Launching the report of an inquiry that examined the scale and efficacy of the UK Government aid programme to Pakistan, Sir Malcolm Bruce, Chair of the House of Commons’ International Development Select Committee said today:
“There is a powerful case for maintaining the UK‘s bilateral aid to Pakistan. Britain enjoys a close relationship and has long established ties with Pakistan which has real poverty and serious security problems.
“Many people in Pakistan who live below the poverty line gain from the projects supported by the UK Department for International Development’s valuable programmes in education, health and governance.
“But the Committee is concerned that not enough tax is raised in Pakistan to fully finance improvements in the quality of life for poor people. In particular, we cannot expect people in the UK to pay taxes to improve education and health in Pakistan if the Pakistani elite does not pay meaningful amounts of income tax.”
Accordingly, the Committee of UK parliamentarians calls on the UK Government to set clear terms under which it may increase or reduce future aid funding.
Sir Malcolm adds:
“As a significant friend of Pakistan, the UK must do all it can to encourage Pakistan to implement effective tax collection as part of wider reforms designed to foster inclusive economic and social development for all sections of society.
“Pakistan’s rich must in turn demonstrate a clearer commitment to improving conditions and basic opportunities for all their fellow citizens by paying more in tax than they do under present arrangements.”
In a wide ranging review of the UK (DFID) aid programme to Pakistan, the House of Commons’ International Development Committee calls on the UK Government to:
work with other donor countries to encourage joint and concerted efforts to require progress on tax policy and revenue collection within Pakistan;
use its influence within the International Monetary Fund to ensure this key institution also presses for urgent reform of Pakistan’s tax system;
support a nationwide, strategic communication plan within Pakistan to explain the need and benefits of tax policy change and to build domestic political momentum for reform.
Commenting further, Sir Malcolm Bruce said:
“It is vital for Pakistan, and its relations with external aid donors, that the new Government provides clear evidence that it will own and implement an effective anti-corruption strategy.
“DFID must likewise set measurable targets against which to measure and confirm positive impacts arising from effective investment in anti-corruption measures.
“How Pakistan chooses to reform is a matter for Pakistan, but it’s clear there must be substantial reform grounded in lasting institutional change sufficient to transform the country’s services and social indicators.”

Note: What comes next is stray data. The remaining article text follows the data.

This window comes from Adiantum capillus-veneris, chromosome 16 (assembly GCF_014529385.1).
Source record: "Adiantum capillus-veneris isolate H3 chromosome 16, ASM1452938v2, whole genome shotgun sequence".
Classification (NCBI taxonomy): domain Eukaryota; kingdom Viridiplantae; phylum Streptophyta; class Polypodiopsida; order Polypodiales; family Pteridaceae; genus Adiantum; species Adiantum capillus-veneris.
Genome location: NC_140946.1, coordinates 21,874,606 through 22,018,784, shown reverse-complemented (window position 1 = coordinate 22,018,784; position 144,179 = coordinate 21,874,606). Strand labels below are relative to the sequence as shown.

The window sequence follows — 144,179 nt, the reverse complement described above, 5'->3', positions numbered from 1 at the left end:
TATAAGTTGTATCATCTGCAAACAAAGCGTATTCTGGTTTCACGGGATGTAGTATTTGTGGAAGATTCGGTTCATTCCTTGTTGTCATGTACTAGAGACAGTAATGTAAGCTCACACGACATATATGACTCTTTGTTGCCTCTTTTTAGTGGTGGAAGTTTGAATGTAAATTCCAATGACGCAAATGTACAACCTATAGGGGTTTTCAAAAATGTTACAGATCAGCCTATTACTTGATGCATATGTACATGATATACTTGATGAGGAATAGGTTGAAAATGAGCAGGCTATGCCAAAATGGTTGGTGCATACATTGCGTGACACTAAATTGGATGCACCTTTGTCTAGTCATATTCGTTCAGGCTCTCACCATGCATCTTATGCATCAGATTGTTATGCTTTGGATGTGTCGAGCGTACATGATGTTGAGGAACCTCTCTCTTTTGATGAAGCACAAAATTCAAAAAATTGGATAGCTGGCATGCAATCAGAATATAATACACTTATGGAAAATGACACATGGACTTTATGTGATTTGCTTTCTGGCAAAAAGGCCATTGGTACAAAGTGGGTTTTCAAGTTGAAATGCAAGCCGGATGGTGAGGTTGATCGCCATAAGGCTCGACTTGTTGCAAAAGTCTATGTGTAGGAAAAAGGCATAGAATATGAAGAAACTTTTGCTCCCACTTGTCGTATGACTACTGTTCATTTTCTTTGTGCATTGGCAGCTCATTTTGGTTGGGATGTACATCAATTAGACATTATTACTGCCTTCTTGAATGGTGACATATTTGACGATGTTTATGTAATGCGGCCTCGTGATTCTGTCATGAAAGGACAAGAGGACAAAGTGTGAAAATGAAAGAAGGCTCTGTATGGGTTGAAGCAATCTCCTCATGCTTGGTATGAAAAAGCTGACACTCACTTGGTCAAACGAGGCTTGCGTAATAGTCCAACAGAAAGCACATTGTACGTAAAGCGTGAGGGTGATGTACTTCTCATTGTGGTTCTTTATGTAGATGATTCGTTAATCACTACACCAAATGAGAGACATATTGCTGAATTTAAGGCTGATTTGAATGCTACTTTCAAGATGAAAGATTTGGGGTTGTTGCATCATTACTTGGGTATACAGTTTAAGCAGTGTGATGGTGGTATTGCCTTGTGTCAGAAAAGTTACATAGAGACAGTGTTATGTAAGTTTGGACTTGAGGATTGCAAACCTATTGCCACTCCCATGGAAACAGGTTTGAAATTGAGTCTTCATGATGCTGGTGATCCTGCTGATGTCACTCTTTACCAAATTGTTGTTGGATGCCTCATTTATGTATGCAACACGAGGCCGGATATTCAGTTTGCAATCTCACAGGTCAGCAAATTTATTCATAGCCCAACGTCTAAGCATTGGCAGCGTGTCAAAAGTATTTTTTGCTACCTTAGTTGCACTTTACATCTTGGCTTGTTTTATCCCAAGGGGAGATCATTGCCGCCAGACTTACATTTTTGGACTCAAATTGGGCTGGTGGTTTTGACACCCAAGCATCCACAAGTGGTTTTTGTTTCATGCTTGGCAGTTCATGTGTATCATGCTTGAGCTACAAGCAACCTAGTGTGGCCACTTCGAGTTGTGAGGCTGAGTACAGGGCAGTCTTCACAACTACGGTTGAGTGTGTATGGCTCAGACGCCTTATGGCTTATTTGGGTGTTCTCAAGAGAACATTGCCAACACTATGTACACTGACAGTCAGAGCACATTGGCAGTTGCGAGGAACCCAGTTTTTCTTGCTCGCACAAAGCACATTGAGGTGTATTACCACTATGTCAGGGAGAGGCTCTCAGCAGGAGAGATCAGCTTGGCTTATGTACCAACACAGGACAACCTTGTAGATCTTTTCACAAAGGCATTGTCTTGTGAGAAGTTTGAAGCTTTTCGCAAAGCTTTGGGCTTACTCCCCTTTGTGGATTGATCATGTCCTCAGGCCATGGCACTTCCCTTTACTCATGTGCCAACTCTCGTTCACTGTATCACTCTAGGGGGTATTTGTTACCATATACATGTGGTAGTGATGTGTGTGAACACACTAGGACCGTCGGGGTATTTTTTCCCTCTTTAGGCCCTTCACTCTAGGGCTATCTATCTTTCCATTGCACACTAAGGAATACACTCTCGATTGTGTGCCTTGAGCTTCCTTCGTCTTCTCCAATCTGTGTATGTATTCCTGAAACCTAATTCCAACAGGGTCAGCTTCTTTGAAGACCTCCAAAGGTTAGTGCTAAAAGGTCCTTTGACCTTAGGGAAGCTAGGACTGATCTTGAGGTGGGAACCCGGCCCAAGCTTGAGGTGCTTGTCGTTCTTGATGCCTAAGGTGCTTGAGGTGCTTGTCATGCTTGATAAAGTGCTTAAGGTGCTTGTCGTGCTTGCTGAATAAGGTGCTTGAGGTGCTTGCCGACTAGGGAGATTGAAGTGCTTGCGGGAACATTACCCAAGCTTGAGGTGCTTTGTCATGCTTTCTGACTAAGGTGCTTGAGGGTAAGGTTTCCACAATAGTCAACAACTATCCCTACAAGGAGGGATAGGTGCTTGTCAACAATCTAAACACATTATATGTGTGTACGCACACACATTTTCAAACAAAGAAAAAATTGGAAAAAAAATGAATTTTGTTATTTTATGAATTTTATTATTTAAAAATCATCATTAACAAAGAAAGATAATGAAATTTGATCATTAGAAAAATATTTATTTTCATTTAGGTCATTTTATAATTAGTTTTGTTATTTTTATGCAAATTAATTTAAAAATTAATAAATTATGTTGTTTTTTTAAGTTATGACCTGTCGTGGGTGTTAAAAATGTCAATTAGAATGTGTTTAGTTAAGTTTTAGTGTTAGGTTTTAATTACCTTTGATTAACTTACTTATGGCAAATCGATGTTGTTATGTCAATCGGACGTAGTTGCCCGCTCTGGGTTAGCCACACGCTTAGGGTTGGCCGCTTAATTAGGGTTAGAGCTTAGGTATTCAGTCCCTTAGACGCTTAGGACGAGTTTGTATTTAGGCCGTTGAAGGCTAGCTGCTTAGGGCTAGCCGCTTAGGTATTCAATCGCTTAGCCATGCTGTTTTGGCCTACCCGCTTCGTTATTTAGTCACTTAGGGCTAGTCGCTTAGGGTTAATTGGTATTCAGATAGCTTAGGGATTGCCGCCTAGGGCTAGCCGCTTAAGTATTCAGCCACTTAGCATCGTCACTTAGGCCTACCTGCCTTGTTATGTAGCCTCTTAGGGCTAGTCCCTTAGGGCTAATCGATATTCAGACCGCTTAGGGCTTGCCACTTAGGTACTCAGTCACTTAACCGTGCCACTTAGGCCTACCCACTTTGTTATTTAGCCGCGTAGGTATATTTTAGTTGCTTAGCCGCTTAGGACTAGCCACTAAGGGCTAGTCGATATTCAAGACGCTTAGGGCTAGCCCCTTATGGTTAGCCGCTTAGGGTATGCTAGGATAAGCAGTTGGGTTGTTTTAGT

In more detailed comments, the cross party group of UK parliamentarians acknowledges the value delivered by the DFID Maternal and New-born Health Programme but expresses scepticism about recent efforts to ‘scale-up’ at a provincial level (without the total redesign recommended in the analysis set out in the ICAI report of October 2012*).
Commenting on this Sir Malcolm Bruce added:
“Changes are still required to bring lady health workers and community midwives into harmony within this programme and redesign to deliver this must also reflect the devolution of health budgets to provinces.
“More broadly, the Pakistan government must also take much greater ownership of this crucial programme, which is fundamental to any effort to eliminate political, social and economic inequality.”
On DFID’s education programme in the Pakistani Punjab, the Committee acknowledges progress on school attendance and on the recruitment of teachers by merit. It likewise emphasises the need to improve the quality of education provided by schools and notes that DFID’s education programme in Pakistani Punjab is rightly targeting both teacher quality and exams.
“DFID’s Punjab Road Map to improve the quality and coverage of education is clearly valuable,” said Sir Malcolm Bruce, “but this programme must ensure the changes it delivers persist over the long term so that it will survive future changes in political administration. In particular, effort must be made to build informed and lasting demand from parents as well as seeking to ensure educational managers and the teaching profession respond to these demands.”
Closer to home, the Committee also calls on UK DFID to explore innovative ways to work more closely with the UK Pakistani diaspora, to improve their participation in monitoring DFID projects and, where appropriate, to align diaspora funding and remittance flows to Pakistan with DFID supported programmes.
*Independent Commission for Aid Impact: (ICAI)Evaluation of DFID’s Bilateral Aid to Pakistan, October 2012